Looking for nuclear explosions wins Bow native major physics award

Last modified: 10/4/2015 1:32:16 AM
In a way, Eric Dors recently received one of the highest awards for a government physicist because his work has found nothing.

But in this case, nothing means everything, because the project for which Dors recently received the E.O. Lawrence Award seeks signs of nuclear explosions.

The device, called SABRS, circles the Earth searching for bursts of neutrons and gamma rays as part of nuclear non-proliferation treaties. And happily, after years of looking, it hasn’t found a single one.

“Any mission that is basically deterrence-based is going to have that,” said Dors concerning the lack of results. “But if we didn’t hold nations accountable through monitoring systems, maybe they would cheat.”

For almost 20 years, Dors has been a staff member at Los Alamos National Laboratory in New Mexico, best-known as a site of the first atomic bomb explosion. These days it’s home to some 10,000 people involved in research and development related to national security.

In May, Dors was one of two Los Alamos recipients of the Lawrence award, named after one of the greatest American nuclear physicists and a founder of the national laboratory system. The award honors “mid-career scientists” who have made for contributions in research and development that support the Energy Department’s science, energy and national security missions. U.S. Energy Secretary Ernest Moniz presented Dors with the award.

Dors’s parents Thomas, an electrical engineer, and Claire, an elementary school music teacher, moved to Bow when he was little. He rose through that town’s public schools and attended Bishop Brady High School, where he graduated in 1988, and UNH, where he received a doctorate in physics. His brother, Ivan, did the same thing.

Dors has “strong memories of going to my dad’s workplace, seeing some of the test equipment they worked on” as a child, but nonetheless getting a physics degree involved a little bit of rebellion.

“It didn’t seem as practical to him as engineering,” Dors recalled.

He may have had a point: Dors’ doctorate concerned how the magnetosphere, the area of Earth full of charged particles from the sun, drives currents into the upper ionosphere and creates the aurora.

Dors ended up at Los Alamos thanks to UNH’s various satellite projects under professors Roy Torbert, who’s still there, and Craig Kletzing, whom Dors followed to the University of Iowa for a time.

He became part of NASA projects, such as launching sounding rockets from Wallops Island off Virginia’s coast, and that led to connections who pointed him to Los Alamaos once he received his doctorate and started looking for work.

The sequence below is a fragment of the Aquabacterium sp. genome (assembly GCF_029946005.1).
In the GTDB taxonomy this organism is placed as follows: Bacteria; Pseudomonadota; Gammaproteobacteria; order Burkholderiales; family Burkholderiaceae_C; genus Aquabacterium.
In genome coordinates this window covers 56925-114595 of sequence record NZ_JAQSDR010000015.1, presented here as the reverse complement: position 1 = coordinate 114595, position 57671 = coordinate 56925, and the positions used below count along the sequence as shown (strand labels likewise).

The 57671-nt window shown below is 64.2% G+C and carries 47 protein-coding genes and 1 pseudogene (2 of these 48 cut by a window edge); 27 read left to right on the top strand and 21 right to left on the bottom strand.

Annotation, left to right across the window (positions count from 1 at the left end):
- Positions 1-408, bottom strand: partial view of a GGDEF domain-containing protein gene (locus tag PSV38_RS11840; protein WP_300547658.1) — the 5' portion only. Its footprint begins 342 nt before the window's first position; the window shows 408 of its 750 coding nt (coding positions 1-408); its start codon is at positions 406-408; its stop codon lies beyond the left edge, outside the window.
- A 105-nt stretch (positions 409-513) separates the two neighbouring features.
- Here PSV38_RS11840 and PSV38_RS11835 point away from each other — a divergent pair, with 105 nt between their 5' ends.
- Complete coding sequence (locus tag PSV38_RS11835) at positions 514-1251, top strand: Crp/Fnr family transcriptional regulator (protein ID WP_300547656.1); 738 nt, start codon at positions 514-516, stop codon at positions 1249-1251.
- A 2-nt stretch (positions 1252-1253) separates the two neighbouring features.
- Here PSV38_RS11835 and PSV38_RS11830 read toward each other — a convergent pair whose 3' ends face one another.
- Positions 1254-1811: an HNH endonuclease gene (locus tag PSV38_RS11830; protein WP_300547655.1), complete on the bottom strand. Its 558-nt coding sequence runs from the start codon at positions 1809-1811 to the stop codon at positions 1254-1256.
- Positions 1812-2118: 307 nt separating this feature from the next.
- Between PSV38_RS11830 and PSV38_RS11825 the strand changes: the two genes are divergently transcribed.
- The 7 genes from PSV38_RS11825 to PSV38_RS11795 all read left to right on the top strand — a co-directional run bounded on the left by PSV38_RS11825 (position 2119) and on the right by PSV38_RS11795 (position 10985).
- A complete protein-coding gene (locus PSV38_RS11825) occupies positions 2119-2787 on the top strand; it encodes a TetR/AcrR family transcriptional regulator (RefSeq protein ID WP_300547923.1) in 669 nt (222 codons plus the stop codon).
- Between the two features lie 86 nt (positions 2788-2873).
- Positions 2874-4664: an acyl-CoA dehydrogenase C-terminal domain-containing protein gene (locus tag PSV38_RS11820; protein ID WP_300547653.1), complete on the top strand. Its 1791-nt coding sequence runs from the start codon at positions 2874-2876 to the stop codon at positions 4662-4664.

Eventually, he ended up with the treaty-monitoring systems, which have been overseen by Los Alamos since the early 1960s. An old system was being updated and he got involved.

“We started from scratch, redesigned a much smaller, lower-power, reduced-cost system to replace an aging system,” he said.

The redesign, the Space and Atmospheric Burst Reporting System, was so extreme that they had to fly a test; earthbound tests weren’t enough.

All in all, he said, “I probably worked on it for about 10 years,” ending up as project director, the work for which he was honored.

Dors won’t talk about budgets, but says about 100 people were on the team, about 60 of them full-time.

“This involved a lot of work by a lot of dedicated people. Being the project leader you get the benefit of any recognition, but I had a wonderful team,” he said.

The advantage of a project like that at a place like Los Alamos, he said, is that it mixes high science – SABRS, which is “about twice the size of a desktop PC” and rides on another satellite, also gathers data important to space physics – along with practical projects.

“I could be working on astrophysics and space physics, understanding how the universe works, as well as contributing to the national security,” he said.

Dors has moved on to a new job, “trying to reach across a broad base of basic science, identify how those could be used for national-security missions.” It means, he admits, “I don’t do hands-on experiments any more, but on the flip side I’ve always found new and exciting work that I can keep moving to.”

Dors and his wife Kristin (Martin), a Nashua native who works for a firm supporting EPA surface water quality studies, live in Los Alamos with their children Kevin, 13, and Brian, 10. They plan to stay, partly because the weather is nice. At 7,400 feet, Los Alamos avoids the desert heat and has snow and seasons.

“The saying here is if you don’t like the weather, pick a different altitude,” he joked.

And there’s one other advantage.

“There aren’t any mosquitoes,” he said. “I miss some things about New Hampshire 
. . . but I don’t miss mosquitoes.”



(David Brooks can be reached at 369-3313, dbrooks@
cmonitor.com, or on Twitter 
@GraniteGeek.)




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